'Pus Springs': The Story Behind Photographer Stefan Fuertbauer’s 'Eiterquellen' Series

Stefan Fuertbauer has put Viennas vintage diners centre stage in his striking photography series, Eiterquellen
Stefan Fuertbauer has put Vienna's vintage diners centre stage in his striking photography series, 'Eiterquellen' | © Stefan Fuertbauer
Freya Godfrey

Dotted on street corners across the Austrian capital, Vienna’s würstelstands (hot dog stands) have been so absorbed into the city’s landscape that they’re hardly given a glance by those who pass them every day. But Austrian photographer Stefan Fuertbauer has put the vintage diners centre stage in his striking photography series, Eiterquellen.

Walk past Bitzinger Würstelstand, near the famous Albertina art museum, in Vienna and even on the coldest Viennese day a crowded queue is likely to have gathered. Sausages have been sold on Vienna’s streets for hundreds of years, and today’s American diner-style würstelstands continue the tradition. Photographer Stefan Fuertbauer, who grew up in the Austrian countryside and moved to Vienna 20 years ago, was drawn to the modern diners’ “strong visual appearance”, and has been photographing them for a number of years. Culture Trip spoke to Fuertbauer to learn more about his Eiterquellen series.

Fuertbauer was drawn to the diners’ “strong visual appearance”

Sausages have been popular in Vienna since the end of the Napoleonic wars, and kiosks selling them were first introduced to the city during the Austrian-Hungarian empire (1870–1914). At this time, many injured servicemen were in need of a regular living, so the Viennese municipality invited them to sell sausages from mobile vans. It was in the 1960s that the municipality required that the kiosks be made stationary, which is why these fixed snack bars – or würstelstands – have stood resplendent as a slice of ’60s functional style in Vienna’s streets ever since.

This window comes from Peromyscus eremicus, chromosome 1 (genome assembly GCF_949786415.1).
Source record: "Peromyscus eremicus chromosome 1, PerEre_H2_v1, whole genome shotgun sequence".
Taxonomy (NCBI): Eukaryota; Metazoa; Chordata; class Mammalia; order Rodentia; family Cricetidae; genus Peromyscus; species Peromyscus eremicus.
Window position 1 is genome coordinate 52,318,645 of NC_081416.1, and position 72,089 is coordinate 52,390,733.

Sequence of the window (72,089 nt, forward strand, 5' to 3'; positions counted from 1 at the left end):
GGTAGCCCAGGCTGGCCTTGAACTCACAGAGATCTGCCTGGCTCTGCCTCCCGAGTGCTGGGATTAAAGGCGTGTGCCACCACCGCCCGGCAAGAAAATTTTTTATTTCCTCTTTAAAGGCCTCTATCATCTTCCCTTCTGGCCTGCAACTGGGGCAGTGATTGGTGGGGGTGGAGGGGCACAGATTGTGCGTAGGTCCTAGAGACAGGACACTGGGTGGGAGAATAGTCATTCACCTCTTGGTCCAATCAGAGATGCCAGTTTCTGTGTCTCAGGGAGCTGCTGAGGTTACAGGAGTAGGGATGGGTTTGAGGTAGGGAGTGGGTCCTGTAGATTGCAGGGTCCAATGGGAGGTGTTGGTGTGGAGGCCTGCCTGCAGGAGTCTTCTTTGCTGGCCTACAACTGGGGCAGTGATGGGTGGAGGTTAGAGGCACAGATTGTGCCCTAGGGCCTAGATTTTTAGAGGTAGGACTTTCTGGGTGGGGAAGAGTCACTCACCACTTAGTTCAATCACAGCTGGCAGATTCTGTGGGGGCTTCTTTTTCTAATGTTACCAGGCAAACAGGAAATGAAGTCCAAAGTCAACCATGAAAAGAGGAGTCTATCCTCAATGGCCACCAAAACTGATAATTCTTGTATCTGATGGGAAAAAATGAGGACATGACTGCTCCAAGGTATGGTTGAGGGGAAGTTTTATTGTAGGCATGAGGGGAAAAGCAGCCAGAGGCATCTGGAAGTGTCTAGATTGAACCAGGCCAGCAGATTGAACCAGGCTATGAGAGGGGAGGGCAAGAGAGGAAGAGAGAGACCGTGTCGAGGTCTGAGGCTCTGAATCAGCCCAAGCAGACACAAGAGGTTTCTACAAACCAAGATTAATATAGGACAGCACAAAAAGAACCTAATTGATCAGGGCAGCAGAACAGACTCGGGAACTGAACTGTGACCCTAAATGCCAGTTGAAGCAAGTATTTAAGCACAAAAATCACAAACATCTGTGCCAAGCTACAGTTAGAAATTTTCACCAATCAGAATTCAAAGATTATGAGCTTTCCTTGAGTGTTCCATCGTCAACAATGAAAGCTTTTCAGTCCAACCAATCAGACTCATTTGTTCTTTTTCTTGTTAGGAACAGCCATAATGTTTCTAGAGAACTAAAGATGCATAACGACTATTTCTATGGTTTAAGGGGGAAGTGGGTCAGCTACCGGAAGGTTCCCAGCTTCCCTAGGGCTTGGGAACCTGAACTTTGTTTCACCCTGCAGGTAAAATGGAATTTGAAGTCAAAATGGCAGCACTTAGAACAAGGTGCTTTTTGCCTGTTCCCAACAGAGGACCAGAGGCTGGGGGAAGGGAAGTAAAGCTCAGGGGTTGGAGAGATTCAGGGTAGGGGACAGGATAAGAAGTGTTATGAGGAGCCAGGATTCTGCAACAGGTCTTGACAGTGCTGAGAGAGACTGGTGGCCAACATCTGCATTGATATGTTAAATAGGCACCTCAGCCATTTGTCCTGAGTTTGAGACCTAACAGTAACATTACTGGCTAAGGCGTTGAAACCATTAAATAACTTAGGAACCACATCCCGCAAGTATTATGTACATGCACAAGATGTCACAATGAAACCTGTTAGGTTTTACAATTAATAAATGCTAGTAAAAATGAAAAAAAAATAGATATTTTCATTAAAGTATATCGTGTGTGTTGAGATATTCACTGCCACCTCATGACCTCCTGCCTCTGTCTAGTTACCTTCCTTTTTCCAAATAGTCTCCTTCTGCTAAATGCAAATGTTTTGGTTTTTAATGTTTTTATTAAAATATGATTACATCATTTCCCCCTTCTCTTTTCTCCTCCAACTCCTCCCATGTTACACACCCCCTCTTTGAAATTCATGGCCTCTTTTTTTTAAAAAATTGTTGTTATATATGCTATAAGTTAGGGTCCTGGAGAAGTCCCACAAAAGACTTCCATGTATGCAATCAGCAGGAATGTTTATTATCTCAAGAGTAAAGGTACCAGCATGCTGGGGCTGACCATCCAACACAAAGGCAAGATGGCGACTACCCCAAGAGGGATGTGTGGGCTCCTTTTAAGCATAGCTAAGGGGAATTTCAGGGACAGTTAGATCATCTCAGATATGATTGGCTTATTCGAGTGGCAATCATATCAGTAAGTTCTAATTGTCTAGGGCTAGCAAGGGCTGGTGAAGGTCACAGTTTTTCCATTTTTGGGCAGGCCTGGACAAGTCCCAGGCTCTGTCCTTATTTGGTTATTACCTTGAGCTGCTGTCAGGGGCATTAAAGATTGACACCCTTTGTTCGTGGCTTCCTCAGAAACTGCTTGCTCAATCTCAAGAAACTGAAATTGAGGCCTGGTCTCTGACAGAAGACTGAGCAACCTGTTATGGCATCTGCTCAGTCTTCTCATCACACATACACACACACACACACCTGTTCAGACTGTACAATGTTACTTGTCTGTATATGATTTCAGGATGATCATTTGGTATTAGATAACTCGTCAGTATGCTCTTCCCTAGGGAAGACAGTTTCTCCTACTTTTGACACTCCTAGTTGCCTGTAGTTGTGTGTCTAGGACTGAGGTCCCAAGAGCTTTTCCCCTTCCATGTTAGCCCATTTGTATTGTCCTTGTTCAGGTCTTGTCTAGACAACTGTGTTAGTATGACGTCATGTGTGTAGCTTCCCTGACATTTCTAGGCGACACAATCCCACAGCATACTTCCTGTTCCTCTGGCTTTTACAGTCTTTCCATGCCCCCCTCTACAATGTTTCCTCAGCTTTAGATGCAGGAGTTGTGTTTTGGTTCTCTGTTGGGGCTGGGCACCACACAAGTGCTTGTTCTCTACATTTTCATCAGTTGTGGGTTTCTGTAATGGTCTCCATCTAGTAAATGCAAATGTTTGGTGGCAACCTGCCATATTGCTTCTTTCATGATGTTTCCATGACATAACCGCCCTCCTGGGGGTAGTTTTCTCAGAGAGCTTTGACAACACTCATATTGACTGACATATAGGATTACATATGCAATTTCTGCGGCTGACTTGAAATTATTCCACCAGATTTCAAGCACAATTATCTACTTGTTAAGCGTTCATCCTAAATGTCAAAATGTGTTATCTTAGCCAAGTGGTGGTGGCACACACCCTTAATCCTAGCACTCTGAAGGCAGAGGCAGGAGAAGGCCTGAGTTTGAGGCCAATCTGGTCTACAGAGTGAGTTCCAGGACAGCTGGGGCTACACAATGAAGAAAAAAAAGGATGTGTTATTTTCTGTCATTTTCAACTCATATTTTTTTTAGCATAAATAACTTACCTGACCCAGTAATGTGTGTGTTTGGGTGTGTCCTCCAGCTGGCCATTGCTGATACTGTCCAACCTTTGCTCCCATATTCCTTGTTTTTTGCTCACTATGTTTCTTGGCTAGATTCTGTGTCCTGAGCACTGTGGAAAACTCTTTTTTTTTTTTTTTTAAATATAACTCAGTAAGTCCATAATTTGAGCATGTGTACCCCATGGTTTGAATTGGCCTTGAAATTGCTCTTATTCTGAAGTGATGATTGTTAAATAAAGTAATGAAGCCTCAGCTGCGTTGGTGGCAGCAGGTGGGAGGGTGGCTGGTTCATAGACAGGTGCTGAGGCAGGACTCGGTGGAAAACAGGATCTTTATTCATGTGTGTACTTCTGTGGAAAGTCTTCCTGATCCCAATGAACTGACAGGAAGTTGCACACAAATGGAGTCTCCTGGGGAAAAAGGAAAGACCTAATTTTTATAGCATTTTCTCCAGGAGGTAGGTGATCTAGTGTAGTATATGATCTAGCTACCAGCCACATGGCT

The kiosks were made stationary in the 1960s and have stood in resplendent style ever since

Despite the growth of other fast food corporations, the würstelstands have stood the test of time, as Fuertbauer says: “The diners do very well recently. I’ve seen a decline in fast (junk) food restaurants and a surge of high-quality street food, as you’d probably call würstel diners nowadays.”

Despite the growth of other fast food corporations, the würstelstands have stood the test of time

And though the food they serve has hardly changed – hot dogs, wieners (frankfurters), fried sausages – the stands have adapted to meet the needs and tastes of modern Vienna. “There are of course still those that just serve standard dishes at a fair price, but you’ll also find more and more diners offering products of immense quality, organic meat and bread, self-grown ingredients and craft beer specialities.” Today, people from all walks of life can be found queueing at Vienna’s würstel diners for a typically Viennese on-the-go snack.

The stands have adapted to meet the needs and tastes of modern Vienna